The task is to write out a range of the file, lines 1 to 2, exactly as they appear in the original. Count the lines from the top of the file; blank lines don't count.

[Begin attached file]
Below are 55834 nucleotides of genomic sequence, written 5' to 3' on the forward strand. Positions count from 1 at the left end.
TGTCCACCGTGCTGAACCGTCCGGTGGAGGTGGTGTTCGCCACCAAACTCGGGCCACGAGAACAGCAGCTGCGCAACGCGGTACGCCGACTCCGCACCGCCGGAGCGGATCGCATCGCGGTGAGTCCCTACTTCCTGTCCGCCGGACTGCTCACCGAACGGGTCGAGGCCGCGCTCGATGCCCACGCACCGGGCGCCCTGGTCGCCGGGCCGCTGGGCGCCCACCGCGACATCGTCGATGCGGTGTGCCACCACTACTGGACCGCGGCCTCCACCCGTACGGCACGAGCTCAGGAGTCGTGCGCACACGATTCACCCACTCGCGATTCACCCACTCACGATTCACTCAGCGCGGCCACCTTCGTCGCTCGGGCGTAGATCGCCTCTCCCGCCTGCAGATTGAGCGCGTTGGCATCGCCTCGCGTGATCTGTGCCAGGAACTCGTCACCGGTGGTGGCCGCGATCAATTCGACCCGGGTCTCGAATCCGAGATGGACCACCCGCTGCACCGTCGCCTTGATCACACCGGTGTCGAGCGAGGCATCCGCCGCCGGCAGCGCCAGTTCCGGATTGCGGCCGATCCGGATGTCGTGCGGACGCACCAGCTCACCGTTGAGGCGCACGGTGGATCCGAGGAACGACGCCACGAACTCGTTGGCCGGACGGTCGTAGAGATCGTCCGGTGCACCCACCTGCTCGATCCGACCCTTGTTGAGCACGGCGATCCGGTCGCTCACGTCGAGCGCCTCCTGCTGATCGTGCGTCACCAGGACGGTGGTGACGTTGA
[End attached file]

Below are 55834 nucleotides of genomic sequence, written 5' to 3' on the forward strand. Positions count from 1 at the left end.
TGTCCACCGTGCTGAACCGTCCGGTGGAGGTGGTGTTCGCCACCAAACTCGGGCCACGAGAACAGCAGCTGCGCAACGCGGTACGCCGACTCCGCACCGCCGGAGCGGATCGCATCGCGGTGAGTCCCTACTTCCTGTCCGCCGGACTGCTCACCGAACGGGTCGAGGCCGCGCTCGATGCCCACGCACCGGGCGCCCTGGTCGCCGGGCCGCTGGGCGCCCACCGCGACATCGTCGATGCGGTGTGCCACCACTACTGGACCGCGGCCTCCACCCGTACGGCACGAGCTCAGGAGTCGTGCGCACACGATTCACCCACTCGCGATTCACCCACTCACGATTCACTCAGCGCGGCCACCTTCGTCGCTCGGGCGTAGATCGCCTCTCCCGCCTGCAGATTGAGCGCGTTGGCATCGCCTCGCGTGATCTGTGCCAGGAACTCGTCACCGGTGGTGGCCGCGATCAATTCGACCCGGGTCTCGAATCCGAGATGGACCACCCGCTGCACCGTCGCCTTGATCACACCGGTGTCGAGCGAGGCATCCGCCGCCGGCAGCGCCAGTTCCGGATTGCGGCCGATCCGGATGTCGTGCGGACGCACCAGCTCACCGTTGAGGCGCACGGTGGATCCGAGGAACGACGCCACGAACTCGTTGGCCGGACGGTCGTAGAGATCGTCCGGTGCACCCACCTGCTCGATCCGACCCTTGTTGAGCACGGCGATCCGGTCGCTCACGTCGAGCGCCTCCTGCTGATCGTGCGTCACCAGGACGGTGGTGACGTTGA